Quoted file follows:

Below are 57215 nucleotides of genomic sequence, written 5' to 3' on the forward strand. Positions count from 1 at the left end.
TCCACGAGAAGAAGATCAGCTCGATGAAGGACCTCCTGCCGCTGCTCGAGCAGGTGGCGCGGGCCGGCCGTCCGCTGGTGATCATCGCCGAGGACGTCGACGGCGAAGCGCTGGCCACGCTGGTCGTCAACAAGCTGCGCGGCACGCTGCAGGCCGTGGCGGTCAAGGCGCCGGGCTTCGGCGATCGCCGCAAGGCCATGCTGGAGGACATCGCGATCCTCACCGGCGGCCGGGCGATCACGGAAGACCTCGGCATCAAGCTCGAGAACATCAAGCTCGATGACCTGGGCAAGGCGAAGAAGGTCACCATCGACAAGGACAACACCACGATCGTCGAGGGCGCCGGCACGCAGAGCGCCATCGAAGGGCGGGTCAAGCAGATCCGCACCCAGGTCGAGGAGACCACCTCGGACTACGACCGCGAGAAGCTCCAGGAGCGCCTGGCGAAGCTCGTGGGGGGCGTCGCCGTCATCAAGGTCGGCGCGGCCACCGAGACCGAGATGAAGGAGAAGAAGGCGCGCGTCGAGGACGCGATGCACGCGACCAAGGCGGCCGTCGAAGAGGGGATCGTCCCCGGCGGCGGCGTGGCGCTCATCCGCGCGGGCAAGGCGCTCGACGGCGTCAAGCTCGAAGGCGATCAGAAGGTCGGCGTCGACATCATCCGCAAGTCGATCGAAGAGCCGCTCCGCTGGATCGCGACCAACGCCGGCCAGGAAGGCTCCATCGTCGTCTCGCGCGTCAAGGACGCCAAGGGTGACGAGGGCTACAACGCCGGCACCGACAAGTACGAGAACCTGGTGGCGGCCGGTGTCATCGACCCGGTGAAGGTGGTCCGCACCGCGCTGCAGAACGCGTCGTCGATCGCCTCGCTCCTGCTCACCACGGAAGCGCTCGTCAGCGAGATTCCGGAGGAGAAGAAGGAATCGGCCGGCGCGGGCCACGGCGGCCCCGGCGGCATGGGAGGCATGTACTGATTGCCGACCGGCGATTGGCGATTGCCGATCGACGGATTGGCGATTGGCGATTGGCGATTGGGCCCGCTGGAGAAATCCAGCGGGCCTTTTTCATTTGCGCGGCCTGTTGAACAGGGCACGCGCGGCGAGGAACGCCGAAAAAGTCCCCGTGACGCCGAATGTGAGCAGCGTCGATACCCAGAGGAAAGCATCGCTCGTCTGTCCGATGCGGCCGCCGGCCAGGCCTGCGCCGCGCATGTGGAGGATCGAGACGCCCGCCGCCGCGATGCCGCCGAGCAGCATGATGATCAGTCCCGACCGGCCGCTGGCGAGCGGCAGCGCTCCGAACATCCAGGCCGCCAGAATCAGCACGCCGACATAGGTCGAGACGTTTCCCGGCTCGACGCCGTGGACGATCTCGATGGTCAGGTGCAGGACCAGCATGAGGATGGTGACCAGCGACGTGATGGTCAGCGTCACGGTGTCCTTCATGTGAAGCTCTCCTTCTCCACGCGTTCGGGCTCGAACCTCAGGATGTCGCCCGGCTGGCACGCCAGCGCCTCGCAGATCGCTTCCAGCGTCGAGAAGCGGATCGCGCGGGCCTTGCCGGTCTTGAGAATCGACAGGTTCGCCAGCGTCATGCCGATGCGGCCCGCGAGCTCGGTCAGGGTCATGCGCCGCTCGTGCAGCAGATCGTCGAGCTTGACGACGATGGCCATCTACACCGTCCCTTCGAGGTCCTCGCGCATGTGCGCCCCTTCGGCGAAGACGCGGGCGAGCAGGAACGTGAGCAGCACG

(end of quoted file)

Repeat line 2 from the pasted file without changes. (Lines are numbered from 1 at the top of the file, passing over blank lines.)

TCCACGAGAAGAAGATCAGCTCGATGAAGGACCTCCTGCCGCTGCTCGAGCAGGTGGCGCGGGCCGGCCGTCCGCTGGTGATCATCGCCGAGGACGTCGACGGCGAAGCGCTGGCCACGCTGGTCGTCAACAAGCTGCGCGGCACGCTGCAGGCCGTGGCGGTCAAGGCGCCGGGCTTCGGCGATCGCCGCAAGGCCATGCTGGAGGACATCGCGATCCTCACCGGCGGCCGGGCGATCACGGAAGACCTCGGCATCAAGCTCGAGAACATCAAGCTCGATGACCTGGGCAAGGCGAAGAAGGTCACCATCGACAAGGACAACACCACGATCGTCGAGGGCGCCGGCACGCAGAGCGCCATCGAAGGGCGGGTCAAGCAGATCCGCACCCAGGTCGAGGAGACCACCTCGGACTACGACCGCGAGAAGCTCCAGGAGCGCCTGGCGAAGCTCGTGGGGGGCGTCGCCGTCATCAAGGTCGGCGCGGCCACCGAGACCGAGATGAAGGAGAAGAAGGCGCGCGTCGAGGACGCGATGCACGCGACCAAGGCGGCCGTCGAAGAGGGGATCGTCCCCGGCGGCGGCGTGGCGCTCATCCGCGCGGGCAAGGCGCTCGACGGCGTCAAGCTCGAAGGCGATCAGAAGGTCGGCGTCGACATCATCCGCAAGTCGATCGAAGAGCCGCTCCGCTGGATCGCGACCAACGCCGGCCAGGAAGGCTCCATCGTCGTCTCGCGCGTCAAGGACGCCAAGGGTGACGAGGGCTACAACGCCGGCACCGACAAGTACGAGAACCTGGTGGCGGCCGGTGTCATCGACCCGGTGAAGGTGGTCCGCACCGCGCTGCAGAACGCGTCGTCGATCGCCTCGCTCCTGCTCACCACGGAAGCGCTCGTCAGCGAGATTCCGGAGGAGAAGAAGGAATCGGCCGGCGCGGGCCACGGCGGCCCCGGCGGCATGGGAGGCATGTACTGATTGCCGACCGGCGATTGGCGATTGCCGATCGACGGATTGGCGATTGGCGATTGGCGATTGGGCCCGCTGGAGAAATCCAGCGGGCCTTTTTCATTTGCGCGGCCTGTTGAACAGGGCACGCGCGGCGAGGAACGCCGAAAAAGTCCCCGTGACGCCGAATGTGAGCAGCGTCGATACCCAGAGGAAAGCATCGCTCGTCTGTCCGATGCGGCCGCCGGCCAGGCCTGCGCCGCGCATGTGGAGGATCGAGACGCCCGCCGCCGCGATGCCGCCGAGCAGCATGATGATCAGTCCCGACCGGCCGCTGGCGAGCGGCAGCGCTCCGAACATCCAGGCCGCCAGAATCAGCACGCCGACATAGGTCGAGACGTTTCCCGGCTCGACGCCGTGGACGATCTCGATGGTCAGGTGCAGGACCAGCATGAGGATGGTGACCAGCGACGTGATGGTCAGCGTCACGGTGTCCTTCATGTGAAGCTCTCCTTCTCCACGCGTTCGGGCTCGAACCTCAGGATGTCGCCCGGCTGGCACGCCAGCGCCTCGCAGATCGCTTCCAGCGTCGAGAAGCGGATCGCGCGGGCCTTGCCGGTCTTGAGAATCGACAGGTTCGCCAGCGTCATGCCGATGCGGCCCGCGAGCTCGGTCAGGGTCATGCGCCGCTCGTGCAGCAGATCGTCGAGCTTGACGACGATGGCCATCTACACCGTCCCTTCGAGGTCCTCGCGCATGTGCGCCCCTTCGGCGAAGACGCGGGCGAGCAGGAACGTGAGCAGCACG